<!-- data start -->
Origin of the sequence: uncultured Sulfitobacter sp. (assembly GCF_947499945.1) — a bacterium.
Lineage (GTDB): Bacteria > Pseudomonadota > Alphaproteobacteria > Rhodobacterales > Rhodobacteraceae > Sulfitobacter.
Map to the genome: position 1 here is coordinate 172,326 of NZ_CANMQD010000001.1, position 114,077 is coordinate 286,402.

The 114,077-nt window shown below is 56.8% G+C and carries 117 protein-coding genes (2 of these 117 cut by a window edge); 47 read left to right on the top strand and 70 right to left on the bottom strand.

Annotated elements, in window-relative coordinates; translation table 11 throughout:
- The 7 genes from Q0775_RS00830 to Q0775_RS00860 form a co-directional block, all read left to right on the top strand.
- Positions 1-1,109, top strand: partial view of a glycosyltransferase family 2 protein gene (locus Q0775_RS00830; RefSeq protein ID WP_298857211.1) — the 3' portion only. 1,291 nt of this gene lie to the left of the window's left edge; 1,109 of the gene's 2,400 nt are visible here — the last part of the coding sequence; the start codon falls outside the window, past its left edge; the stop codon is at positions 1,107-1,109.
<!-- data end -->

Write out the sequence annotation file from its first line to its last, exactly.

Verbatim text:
Origin of the sequence: uncultured Sulfitobacter sp. (assembly GCF_947499945.1) — a bacterium.
Lineage (GTDB): Bacteria > Pseudomonadota > Alphaproteobacteria > Rhodobacterales > Rhodobacteraceae > Sulfitobacter.
Map to the genome: position 1 here is coordinate 172,326 of NZ_CANMQD010000001.1, position 114,077 is coordinate 286,402.

The 114,077-nt window shown below is 56.8% G+C and carries 117 protein-coding genes (2 of these 117 cut by a window edge); 47 read left to right on the top strand and 70 right to left on the bottom strand.

Annotated elements, in window-relative coordinates; translation table 11 throughout:
- The 7 genes from Q0775_RS00830 to Q0775_RS00860 form a co-directional block, all read left to right on the top strand.
- Positions 1-1,109, top strand: partial view of a glycosyltransferase family 2 protein gene (locus Q0775_RS00830; RefSeq protein ID WP_298857211.1) — the 3' portion only. 1,291 nt of this gene lie to the left of the window's left edge; 1,109 of the gene's 2,400 nt are visible here — the last part of the coding sequence; the start codon falls outside the window, past its left edge; the stop codon is at positions 1,107-1,109.